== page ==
How To Fix My Pool Stroke – My Plan Of Action.

How to fix my pool stroke

I have spent some time watching and analyzing the videos in order to decide how to fix my pool stroke.

I intended to analyze to video and fix each area that was a problem but this is not the ideal way to do this as I said in the last article.

The alternative would be to do nothing and accept the way things are or devise a plan for major changes. I will not accept a sub-optimum cue action just because changes are difficult.

What Is Wrong With My Stroke?


My entire stroke mechanics is pushed over to the right with my head struggling to get in line with the cue. It looks like I have adjusted my cue alignment in order to get in line with my eyes.

In Detail:

  • The right leg in my stance is much too close to the cue.
  • My left leg is not far enough forward.
  • My elbow is not behind my head and in line with the shot.
  • Wrist and shoulder are not in line with the shot. 
  • When my chin is on the pool cue I need to be facing the forward.
  • Backswing is too fast.
  • Head and body movement on the final stroke.
  • Cue going through the ball offline.
  • Wrist twisting inward on follow through.

What Do I Need To Do?

I needed a plan of action, all of this analysis without action will achieve nothing. 

Changing each individual part of my cue action will not work in the long run. I need to adjust around 6 or 7 areas in my stroke which is probably going to be very very difficult, to say the least.

However, the difficulty is not a problem for me but I don’t want to spend months changing each individual part of my stroke only to have it not work again under pressure because I have to remember where each individual part has to be in order to play this two-stroke straight.

My Decision Is Made.

I think what I will do is rebuild my whole stroke from the ground up.

So my plan of action is this, using my video analysis and my camera and recorder I will rebuild build my stroke from the ground up. I do mean from the ground up I will extend the line that’s on my table vertically down to the floor and draw a line continuing on back to hold the wall.

  • It is good practice for the eyes to lead the aiming process.
  • The feet are then put into place.
  • Then the cue is put on the aiming line.
  • Lastly, the body is molded to the cue. 

How To Make These Difficult Changes?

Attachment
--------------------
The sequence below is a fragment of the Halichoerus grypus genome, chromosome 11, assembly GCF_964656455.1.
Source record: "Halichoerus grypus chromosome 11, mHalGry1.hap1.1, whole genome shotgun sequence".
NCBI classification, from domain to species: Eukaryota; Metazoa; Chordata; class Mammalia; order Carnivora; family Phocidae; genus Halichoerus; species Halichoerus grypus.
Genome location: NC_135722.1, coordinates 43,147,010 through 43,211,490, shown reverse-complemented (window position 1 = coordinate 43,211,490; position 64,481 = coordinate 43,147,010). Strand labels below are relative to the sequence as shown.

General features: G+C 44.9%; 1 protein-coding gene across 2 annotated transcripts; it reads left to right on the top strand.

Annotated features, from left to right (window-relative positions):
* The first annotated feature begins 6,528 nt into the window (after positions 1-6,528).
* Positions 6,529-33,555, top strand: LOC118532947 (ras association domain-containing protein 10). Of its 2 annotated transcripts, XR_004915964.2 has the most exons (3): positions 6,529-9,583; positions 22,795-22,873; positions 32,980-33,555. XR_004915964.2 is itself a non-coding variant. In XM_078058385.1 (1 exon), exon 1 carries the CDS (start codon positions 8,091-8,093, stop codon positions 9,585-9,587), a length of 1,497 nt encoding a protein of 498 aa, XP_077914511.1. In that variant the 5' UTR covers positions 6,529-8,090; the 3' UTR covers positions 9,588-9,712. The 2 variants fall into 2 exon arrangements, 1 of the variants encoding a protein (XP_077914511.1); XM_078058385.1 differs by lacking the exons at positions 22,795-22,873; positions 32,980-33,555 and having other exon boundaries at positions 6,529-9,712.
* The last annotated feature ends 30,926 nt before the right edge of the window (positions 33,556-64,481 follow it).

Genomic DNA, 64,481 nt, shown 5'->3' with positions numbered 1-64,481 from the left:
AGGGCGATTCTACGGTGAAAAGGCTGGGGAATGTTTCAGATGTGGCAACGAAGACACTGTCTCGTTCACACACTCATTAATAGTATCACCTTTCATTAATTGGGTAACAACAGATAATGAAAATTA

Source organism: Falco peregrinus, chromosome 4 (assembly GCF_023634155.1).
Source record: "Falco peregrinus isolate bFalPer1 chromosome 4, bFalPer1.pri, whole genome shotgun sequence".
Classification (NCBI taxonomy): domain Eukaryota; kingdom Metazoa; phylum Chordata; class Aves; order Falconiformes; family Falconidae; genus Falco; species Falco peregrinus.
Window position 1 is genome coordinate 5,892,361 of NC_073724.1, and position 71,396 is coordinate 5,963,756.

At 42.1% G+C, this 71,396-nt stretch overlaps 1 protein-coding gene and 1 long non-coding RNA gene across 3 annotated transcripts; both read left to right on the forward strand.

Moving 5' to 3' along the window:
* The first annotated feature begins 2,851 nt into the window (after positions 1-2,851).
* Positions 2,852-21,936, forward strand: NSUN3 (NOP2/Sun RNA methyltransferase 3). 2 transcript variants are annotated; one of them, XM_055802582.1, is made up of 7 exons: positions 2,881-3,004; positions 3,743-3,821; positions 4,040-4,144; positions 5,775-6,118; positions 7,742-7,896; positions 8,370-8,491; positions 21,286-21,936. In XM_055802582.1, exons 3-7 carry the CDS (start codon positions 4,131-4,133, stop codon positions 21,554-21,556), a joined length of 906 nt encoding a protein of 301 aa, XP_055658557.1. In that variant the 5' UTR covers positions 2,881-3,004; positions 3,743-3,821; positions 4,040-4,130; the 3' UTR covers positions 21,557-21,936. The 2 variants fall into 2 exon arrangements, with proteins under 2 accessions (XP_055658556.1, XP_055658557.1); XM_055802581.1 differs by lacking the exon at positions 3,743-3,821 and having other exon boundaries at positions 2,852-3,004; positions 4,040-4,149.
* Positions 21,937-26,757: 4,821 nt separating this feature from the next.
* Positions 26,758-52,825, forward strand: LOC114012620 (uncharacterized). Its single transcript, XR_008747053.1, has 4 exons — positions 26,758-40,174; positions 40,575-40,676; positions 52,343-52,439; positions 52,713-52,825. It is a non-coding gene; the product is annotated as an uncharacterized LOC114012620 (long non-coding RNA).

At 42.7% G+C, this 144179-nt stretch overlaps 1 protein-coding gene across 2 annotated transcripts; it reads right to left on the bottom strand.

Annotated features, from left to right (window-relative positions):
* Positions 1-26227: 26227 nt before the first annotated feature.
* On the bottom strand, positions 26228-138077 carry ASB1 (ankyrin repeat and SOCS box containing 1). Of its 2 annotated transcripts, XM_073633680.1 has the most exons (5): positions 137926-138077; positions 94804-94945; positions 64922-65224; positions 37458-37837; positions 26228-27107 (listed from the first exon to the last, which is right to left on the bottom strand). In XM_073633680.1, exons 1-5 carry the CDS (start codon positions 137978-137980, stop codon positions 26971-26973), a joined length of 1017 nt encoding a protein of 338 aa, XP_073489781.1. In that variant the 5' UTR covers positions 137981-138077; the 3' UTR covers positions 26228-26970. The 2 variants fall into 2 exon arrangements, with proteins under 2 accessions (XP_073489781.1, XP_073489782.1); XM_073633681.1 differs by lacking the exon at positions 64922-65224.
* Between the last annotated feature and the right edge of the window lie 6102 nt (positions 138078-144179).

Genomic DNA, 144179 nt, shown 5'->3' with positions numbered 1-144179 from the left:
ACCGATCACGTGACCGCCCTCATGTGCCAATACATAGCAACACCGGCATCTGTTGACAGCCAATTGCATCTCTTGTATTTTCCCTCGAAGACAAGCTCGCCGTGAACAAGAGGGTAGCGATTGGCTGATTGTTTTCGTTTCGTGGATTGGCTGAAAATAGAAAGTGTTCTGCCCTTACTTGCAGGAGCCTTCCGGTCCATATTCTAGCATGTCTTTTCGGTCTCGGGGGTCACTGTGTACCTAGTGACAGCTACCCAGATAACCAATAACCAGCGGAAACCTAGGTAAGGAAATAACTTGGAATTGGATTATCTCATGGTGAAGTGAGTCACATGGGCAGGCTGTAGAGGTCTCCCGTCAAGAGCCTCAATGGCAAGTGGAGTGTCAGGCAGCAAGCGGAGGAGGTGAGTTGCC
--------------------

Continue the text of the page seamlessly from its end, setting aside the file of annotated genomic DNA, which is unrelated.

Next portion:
I started with the stance:

  • Feet shoulder width apart.
  • Right toe on the shot line to move hips to the left.
  • Left knee forward and bent to turn the hips away from the cue.

Next The Elbow and Shoulder:

  • Elbows pushed wide apart.
  • Right elbow behind the head.
  • Shoulder turn as I move into the stance.

Head and Eyes:

Hand and wrist:

  • Loosen the grip.
  • Open fingers on the backswing.
  • Keep My wrist in line on follow through.

How to Stay Organized?

The tasks in the groups above can be worked on together. So if I am working on my stance I will work on all three stance changes together. I will check on my progress in a mirror to get immediate feedback.

Check my alignment on a daily basis until it becomes part of my normal routine continue to play straight shots down the line into the corner pocket looking at both ball placement in the pocket and where my cue is in relation to the shot line.

Time Scale for Success.

At the time of writing, we are in the grip of the covid 19 pandemic which has confined us all to a few weeks at home and has closed the operations in many pool halls in Florida. 

This means that I have probably 10-12 weeks to fix my stroke before I will be able to play in any pool tournaments. 

I have a table at home and so I can practice a few hours a day for 3 months keeping a close eye on the possibility of slipping back into old habits. Video records will need to be taken of practice sessions to provide the needed feedback.

I am looking to play in a competition in September.



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